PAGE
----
Description (Brief)
The object is a retort made by Schott & Genossen. Retorts are among the oldest forms of glassware used in chemistry. With their bulbs and long necks, they are suitable for distillation—the separation of one material from another through heating. The bulb containing the sample is heated and the resulting gases travel along the neck to a second collecting vessel.
Glastechnisches Laboratorium Schott und Genossen (Glass Technology Laboratory, Schott & Associates), later the Jenaer Glasswerk Schott & Gen. (Jena Glassworks, Schott & Associates), was founded in 1884 by Otto Schott (1851–1935), Ernst Abbe (1840–1905), Carl Zeiss (1816–1888), and Zeiss' son Roderick.
In 1881 Schott, a chemist from a family of glassmakers, and Abbe, a physicist with an interest in optics, formed a research partnership. Together they hoped to perfect a chemical glass formula for lenses in optical instruments like microscopes and telescopes. Their original goal was to develop glasses of high quality and purity with consistent optical properties. As their research expanded, they eventually developed the first borosilicate glasses. Their strength against chemical attack and low coefficient of thermal expansion made them better suited to the harsh circumstances of the chemical laboratory than any other glass.
Jena Glass quickly became a success among the scientific community, widely considered the best on the market until World War I.
John Christian Bailar Jr. (1904–1991), a chemist with a more than sixty-year career at the University of Illinois at Urbana-Champaign, donated this retort. Bailar helped usher in the post-World War II renaissance in inorganic chemistry and has been called “the father of American coordination chemistry.” Coordination chemistry focuses on molecules with a metal center, bound to atoms, ions, or molecules that donate electrons to the metal.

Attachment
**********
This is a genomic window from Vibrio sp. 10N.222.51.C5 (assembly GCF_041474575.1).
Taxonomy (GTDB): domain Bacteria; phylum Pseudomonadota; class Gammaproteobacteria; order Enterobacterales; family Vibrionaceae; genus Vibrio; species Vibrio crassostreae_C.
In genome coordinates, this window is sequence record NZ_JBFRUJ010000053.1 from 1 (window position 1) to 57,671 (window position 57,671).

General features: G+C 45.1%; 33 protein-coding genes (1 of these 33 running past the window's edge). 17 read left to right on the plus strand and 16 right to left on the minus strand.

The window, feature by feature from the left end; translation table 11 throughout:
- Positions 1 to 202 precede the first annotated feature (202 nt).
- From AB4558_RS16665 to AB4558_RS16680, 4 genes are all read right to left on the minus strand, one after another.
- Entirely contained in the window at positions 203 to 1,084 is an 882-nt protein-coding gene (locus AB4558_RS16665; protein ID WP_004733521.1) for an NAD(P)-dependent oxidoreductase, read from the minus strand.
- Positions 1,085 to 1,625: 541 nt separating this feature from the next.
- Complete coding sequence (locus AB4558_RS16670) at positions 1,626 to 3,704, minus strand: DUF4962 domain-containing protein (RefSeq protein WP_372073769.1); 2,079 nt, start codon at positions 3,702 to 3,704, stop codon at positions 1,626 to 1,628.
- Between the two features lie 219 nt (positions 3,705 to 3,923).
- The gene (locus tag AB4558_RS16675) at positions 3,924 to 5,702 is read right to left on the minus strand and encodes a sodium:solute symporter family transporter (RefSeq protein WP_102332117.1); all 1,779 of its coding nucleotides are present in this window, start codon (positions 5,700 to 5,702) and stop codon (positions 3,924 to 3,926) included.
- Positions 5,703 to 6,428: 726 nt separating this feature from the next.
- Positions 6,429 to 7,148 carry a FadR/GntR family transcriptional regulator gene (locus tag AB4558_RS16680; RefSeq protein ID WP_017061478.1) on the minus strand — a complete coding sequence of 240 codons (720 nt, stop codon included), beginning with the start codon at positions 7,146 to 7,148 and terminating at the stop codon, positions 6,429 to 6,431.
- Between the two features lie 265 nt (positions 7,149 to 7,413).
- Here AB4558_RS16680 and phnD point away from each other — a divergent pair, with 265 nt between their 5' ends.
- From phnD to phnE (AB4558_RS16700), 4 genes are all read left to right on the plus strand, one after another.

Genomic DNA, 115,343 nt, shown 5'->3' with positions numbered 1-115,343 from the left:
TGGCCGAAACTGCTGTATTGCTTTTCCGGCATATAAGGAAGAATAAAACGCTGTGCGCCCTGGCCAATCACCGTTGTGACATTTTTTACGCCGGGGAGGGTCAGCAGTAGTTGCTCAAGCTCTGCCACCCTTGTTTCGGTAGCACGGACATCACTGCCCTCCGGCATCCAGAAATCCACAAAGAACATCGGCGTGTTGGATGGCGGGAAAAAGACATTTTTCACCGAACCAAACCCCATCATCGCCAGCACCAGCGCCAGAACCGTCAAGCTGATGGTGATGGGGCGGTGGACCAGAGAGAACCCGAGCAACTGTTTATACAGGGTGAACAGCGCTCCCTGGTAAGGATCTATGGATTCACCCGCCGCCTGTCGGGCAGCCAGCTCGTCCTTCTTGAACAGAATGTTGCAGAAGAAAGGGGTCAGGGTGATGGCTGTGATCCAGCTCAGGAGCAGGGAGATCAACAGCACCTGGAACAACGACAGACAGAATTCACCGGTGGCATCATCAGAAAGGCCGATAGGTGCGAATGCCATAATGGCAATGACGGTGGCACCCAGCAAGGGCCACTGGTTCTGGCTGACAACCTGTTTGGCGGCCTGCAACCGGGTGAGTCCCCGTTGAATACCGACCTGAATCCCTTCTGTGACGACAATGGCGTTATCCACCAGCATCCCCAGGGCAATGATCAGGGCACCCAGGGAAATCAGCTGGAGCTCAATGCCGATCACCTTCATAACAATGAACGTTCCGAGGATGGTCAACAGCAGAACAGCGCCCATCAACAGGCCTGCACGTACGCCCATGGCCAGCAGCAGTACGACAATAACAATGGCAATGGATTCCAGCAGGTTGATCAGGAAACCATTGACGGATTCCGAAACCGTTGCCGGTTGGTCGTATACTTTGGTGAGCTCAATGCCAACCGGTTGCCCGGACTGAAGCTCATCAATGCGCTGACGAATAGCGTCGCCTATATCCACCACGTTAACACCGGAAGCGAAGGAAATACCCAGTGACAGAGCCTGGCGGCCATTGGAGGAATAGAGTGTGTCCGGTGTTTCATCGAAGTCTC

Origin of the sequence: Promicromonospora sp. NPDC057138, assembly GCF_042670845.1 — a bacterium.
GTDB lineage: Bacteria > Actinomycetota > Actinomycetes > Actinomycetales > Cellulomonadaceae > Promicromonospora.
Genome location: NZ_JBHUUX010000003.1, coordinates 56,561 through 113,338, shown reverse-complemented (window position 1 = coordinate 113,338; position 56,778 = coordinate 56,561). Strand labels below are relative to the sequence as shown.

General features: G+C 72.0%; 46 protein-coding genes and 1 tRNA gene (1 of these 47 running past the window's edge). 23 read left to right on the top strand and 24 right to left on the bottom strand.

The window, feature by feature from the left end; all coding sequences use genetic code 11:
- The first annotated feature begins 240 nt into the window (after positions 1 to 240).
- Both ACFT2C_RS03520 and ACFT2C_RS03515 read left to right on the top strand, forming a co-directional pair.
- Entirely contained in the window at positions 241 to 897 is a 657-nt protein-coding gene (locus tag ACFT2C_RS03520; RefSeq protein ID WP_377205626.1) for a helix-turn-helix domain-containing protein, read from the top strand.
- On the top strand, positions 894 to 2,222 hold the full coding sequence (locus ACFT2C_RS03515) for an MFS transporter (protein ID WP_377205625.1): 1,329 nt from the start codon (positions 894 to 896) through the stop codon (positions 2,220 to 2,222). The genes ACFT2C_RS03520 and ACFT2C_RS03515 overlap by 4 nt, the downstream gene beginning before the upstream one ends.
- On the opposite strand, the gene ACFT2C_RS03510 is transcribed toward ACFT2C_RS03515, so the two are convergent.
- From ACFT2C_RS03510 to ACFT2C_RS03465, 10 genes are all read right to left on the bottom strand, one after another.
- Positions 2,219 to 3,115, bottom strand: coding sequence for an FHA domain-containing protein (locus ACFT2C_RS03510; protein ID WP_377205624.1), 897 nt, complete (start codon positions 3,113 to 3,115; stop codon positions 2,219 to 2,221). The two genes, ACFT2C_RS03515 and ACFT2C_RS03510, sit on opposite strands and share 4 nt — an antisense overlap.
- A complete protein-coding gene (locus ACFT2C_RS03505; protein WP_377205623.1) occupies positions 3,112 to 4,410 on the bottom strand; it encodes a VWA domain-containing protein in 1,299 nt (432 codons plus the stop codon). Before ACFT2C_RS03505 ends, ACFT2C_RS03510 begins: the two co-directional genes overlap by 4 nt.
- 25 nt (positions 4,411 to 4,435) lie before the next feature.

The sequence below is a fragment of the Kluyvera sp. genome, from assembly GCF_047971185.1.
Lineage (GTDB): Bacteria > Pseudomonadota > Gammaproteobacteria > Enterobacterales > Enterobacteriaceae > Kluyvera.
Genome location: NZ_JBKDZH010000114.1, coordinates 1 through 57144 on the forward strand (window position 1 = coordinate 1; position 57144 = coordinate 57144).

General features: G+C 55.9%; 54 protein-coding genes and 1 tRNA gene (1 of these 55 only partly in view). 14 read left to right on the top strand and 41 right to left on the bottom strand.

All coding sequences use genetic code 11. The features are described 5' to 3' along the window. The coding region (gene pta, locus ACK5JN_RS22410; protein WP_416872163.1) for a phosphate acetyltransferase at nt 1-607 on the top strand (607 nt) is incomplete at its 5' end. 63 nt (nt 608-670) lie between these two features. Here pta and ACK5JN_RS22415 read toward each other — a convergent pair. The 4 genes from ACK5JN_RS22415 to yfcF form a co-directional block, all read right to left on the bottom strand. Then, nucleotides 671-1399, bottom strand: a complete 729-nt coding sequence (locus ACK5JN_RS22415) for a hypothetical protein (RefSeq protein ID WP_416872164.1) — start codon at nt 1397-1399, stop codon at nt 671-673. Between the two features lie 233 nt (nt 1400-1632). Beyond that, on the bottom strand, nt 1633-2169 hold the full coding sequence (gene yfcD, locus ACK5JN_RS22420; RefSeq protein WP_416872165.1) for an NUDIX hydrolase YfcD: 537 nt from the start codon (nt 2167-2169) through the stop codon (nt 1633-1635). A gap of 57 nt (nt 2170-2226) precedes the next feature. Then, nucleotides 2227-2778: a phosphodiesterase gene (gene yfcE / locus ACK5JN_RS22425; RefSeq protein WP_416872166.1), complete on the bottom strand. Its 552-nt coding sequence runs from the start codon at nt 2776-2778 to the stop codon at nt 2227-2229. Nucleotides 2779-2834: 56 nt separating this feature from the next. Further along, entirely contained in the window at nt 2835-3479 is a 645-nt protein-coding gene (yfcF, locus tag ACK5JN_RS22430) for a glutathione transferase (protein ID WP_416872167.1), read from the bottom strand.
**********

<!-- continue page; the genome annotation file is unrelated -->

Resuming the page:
Baker, Ray Stannard. Seen in Germany. Chautauqua, N. Y.: 1908.
Cauwood, J.D., and W.E.S. Turner. “The Attack of Chemical Reagents on Glass Surfaces, and a Comparison of Different Types of Chemical Glassware.” Journal of the Society of Glass Technology 1 (1917): 153–62.
Hovestadt, Heinrich. Jena Glass and Its Scientific and Industrial Applications. London, New York: Macmillan, 1902.
“Introduction to Coordination Chemistry.” Accessed June 22, 2015.
“John Christian Bailar, Jr. (1904–1991).”The Department of Chemistry at the University of Illinois. Accessed June 22, 2015.
Pfaender, H. G. Schott Guide to Glass. Springer Science & Business Media, 2012.
Walker, Percy H. Comparative Tests of Chemical Glassware. Washington, D.C.: 1918.
Object Name
date made
after 1884
Schott and Genossen
Physical Description
glass (overall material)
tube: 38 cm; 14 15/16 in
overall: 19 cm x 44.5 cm x 13.7 cm; 7 1/2 in x 17 1/2 in x 5 3/8 in
ID Number
accession number
catalog number
Science & Scientific Instruments
See more items in
Medicine and Science: Chemistry
Science & Mathematics
Science Under Glass
History Highlights: Science Under Glass
Exhibition Location
National Museum of American History
Data Source
National Museum of American History, Kenneth E. Behring Center


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